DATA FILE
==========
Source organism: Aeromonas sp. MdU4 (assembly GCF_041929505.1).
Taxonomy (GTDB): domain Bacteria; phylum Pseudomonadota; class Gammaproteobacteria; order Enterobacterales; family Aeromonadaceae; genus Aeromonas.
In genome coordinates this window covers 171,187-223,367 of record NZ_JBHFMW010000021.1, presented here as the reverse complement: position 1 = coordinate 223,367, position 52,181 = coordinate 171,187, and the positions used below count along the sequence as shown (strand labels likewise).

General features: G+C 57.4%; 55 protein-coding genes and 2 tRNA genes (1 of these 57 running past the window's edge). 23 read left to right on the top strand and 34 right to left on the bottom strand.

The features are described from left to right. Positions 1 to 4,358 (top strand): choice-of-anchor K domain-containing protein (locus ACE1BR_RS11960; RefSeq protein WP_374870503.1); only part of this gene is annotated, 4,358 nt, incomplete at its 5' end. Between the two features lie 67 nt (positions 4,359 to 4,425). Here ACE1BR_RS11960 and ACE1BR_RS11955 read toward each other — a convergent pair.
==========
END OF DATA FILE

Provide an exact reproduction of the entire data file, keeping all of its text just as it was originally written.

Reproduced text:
Source organism: Aeromonas sp. MdU4 (assembly GCF_041929505.1).
Taxonomy (GTDB): domain Bacteria; phylum Pseudomonadota; class Gammaproteobacteria; order Enterobacterales; family Aeromonadaceae; genus Aeromonas.
In genome coordinates this window covers 171,187-223,367 of record NZ_JBHFMW010000021.1, presented here as the reverse complement: position 1 = coordinate 223,367, position 52,181 = coordinate 171,187, and the positions used below count along the sequence as shown (strand labels likewise).

General features: G+C 57.4%; 55 protein-coding genes and 2 tRNA genes (1 of these 57 running past the window's edge). 23 read left to right on the top strand and 34 right to left on the bottom strand.

The features are described from left to right. Positions 1 to 4,358 (top strand): choice-of-anchor K domain-containing protein (locus ACE1BR_RS11960; RefSeq protein WP_374870503.1); only part of this gene is annotated, 4,358 nt, incomplete at its 5' end. Between the two features lie 67 nt (positions 4,359 to 4,425). Here ACE1BR_RS11960 and ACE1BR_RS11955 read toward each other — a convergent pair.